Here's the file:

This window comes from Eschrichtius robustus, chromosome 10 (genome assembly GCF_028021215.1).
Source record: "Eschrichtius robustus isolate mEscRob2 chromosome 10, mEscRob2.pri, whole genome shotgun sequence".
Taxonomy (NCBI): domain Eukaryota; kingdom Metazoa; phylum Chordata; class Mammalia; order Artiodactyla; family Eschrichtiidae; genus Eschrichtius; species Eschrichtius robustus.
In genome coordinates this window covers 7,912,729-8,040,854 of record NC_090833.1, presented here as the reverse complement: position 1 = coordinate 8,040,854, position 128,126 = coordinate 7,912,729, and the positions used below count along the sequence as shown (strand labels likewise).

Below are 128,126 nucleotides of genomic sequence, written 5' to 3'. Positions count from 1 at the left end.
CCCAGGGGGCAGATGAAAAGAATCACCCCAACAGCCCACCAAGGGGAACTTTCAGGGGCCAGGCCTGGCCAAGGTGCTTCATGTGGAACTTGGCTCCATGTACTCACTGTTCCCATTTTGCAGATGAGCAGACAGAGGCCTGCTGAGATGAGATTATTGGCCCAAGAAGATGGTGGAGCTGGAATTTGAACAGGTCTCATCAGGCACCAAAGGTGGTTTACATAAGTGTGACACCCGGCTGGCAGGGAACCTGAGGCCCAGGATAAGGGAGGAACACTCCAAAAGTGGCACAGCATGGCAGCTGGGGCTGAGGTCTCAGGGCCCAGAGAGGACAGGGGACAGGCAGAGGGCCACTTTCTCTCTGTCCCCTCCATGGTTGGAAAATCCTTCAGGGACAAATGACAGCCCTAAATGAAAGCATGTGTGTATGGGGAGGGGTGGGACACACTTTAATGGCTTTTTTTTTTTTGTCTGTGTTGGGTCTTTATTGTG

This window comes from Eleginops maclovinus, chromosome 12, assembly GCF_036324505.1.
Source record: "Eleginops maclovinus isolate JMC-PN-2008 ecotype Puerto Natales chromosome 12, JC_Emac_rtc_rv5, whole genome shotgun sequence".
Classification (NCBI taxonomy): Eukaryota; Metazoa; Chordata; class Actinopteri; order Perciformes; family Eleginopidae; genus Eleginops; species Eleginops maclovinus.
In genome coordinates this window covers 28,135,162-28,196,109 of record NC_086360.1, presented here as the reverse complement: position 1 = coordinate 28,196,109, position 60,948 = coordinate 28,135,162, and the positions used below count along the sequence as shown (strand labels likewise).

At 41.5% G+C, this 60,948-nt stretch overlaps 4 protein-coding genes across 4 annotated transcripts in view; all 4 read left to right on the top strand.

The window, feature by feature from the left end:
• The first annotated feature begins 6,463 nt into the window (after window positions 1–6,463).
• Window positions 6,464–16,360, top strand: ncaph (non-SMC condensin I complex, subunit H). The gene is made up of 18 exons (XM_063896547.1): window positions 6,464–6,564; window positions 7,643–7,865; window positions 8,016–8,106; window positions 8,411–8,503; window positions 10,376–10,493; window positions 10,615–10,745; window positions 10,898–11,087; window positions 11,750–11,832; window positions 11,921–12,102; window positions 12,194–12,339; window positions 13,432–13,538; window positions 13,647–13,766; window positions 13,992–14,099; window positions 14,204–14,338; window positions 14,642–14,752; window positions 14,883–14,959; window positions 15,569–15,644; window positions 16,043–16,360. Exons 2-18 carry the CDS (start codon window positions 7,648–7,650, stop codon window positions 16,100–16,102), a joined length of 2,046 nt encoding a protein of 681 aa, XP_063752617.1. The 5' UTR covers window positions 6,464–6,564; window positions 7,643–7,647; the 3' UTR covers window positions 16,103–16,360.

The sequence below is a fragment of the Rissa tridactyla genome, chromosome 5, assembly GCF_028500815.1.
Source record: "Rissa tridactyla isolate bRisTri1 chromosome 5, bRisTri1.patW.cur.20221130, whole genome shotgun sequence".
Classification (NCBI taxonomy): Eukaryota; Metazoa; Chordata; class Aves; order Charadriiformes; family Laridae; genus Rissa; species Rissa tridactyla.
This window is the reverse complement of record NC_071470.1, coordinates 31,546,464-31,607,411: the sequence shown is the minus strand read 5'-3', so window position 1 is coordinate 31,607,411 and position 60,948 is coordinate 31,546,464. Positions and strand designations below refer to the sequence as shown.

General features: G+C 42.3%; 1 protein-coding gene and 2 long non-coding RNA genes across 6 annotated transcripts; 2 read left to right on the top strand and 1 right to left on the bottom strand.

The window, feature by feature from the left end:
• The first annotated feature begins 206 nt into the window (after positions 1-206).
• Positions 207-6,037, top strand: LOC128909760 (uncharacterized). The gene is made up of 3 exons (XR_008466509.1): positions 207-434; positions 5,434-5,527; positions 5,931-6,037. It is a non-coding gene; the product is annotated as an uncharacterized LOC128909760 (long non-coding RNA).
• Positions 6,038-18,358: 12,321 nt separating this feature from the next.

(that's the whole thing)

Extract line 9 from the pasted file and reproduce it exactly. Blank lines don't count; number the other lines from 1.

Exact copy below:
Classification (NCBI taxonomy): Eukaryota; Metazoa; Chordata; class Actinopteri; order Perciformes; family Eleginopidae; genus Eleginops; species Eleginops maclovinus.